Case study : The role of GPs in Bowel Cancer Screening.
On behalf of Network Locum (now Lantum), Dr Ishani Patel has written a series of Case Studies for fellow GPs.
The role of GPs in bowel cancer screening
Mr P attended a routine appointment for a medication review for his glaucoma treatment - I noticed that in his patient record was a notification from the bowel cancer screening hub at St Marks Hospital that Mr P had not returned his faecal occult blood test kit (FOBt) the previous month.
On completion of the medication review I explored this further with Mr P.... upon explaining the importance of bowel cancer screening and its role in early detection Mr P felt comfortable, confident and informed. He had discarded his kit and so I gave him the freephone number for the local hub in order that he could request a replacement - each kit is uniquely barcoded hence GPs are not issued a supply.
The truth is GPs and the primary care health team should apply rigour and diligence to all national screening campaigns whether we are directly financially incentivised or not.... we have an essential role to play to improve the earlier detection of cancer. Each practice can review their patient uptake into the bowel cancer screening programme by accessing the cancer practice profiles provided by the cancer commissioning toolkit.
By everyone adopting a proactive attitude the practice now has a universal system in place. Whenever a notification is received where a patient does not respond or attend cancer screening, not only is it read coded in the record, it is made an active problem and a reminder text and personalised letter sent to the patient explaining the benefits of bowel cancer screening along with the relevant useful telephone numbers.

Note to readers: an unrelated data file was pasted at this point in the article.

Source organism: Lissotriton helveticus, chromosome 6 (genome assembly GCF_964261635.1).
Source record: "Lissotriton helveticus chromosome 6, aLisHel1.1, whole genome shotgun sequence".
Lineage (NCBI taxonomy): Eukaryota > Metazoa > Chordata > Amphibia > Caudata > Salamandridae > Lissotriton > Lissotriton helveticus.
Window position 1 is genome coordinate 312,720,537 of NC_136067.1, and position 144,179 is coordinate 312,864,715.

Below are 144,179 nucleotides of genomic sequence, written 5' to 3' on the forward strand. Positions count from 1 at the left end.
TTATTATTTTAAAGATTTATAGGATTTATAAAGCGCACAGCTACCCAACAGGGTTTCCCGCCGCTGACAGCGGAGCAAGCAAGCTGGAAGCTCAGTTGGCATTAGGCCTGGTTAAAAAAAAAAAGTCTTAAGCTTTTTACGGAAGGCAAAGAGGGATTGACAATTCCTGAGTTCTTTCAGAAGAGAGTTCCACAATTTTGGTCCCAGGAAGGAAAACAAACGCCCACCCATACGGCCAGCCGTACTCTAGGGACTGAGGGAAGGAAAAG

Early detection of colorectal cancer is important because it is common and has significant mortality. In the UK, bowel cancer is the second most common cause of cancer mortality. Each year 34,900 people are diagnosed (about 1 per GP) - 63% in the colon and 37% in the rectum. It causes 16,100 deaths per year and the lifetime risk is about 5%.
The national colorectal cancer screening programme invites men and women to be screened every two years between the ages of 60 to 69. People aged over 70 can request a screening kit by calling the freephone helpline 0800 707 6060. In England the screening age will be extended to between 60 and 75. In addition to the FOB test above, the NHS plans to offer an additional one-off flexible sigmoidoscopy screening to all men and women aged 55-59.
Results from the pilots indicate that on average 2% of tests are positive and cancer was identified in 1.62 per 1,000 people screened; of these, 48% were Dukes' stage A, and only 1% were found to have metastasised at diagnosis. Of those with a positive initial test, 10.9% will have a cancer and 35% an adenoma. These figures provide evidence of the importance of patients engaging in screening and with the support of GPs and primary care health teams perhaps we will be able to improve outcomes – the latest figures from 2012/13 indicate that the national average for bowel cancer screening uptake was 58.8%. This shows there is still much to be done... We all have a role to play in making this better.
- Bowel cancer statistics - UK, Cancer Research UK
- Bowel Cancer Screening.; NHS; Bowel Cancer Screening Programme: Detail and progress from NHS website
- Gupta S, Saunders BP, Fraser C, et al; The first Three years of National Bowel Cancer Screening at a single UK Tertiary Colorectal Dis. 2011 Jan 25. doi: 10.1111/j.1463-1318.2011.02567.x.
- Flexible Sigmoidoscopy Bowel Cancer Screening, NHS Screening Programme
- Cancer Commissioning Toolkit; https://www.cancertoolkit.co.uk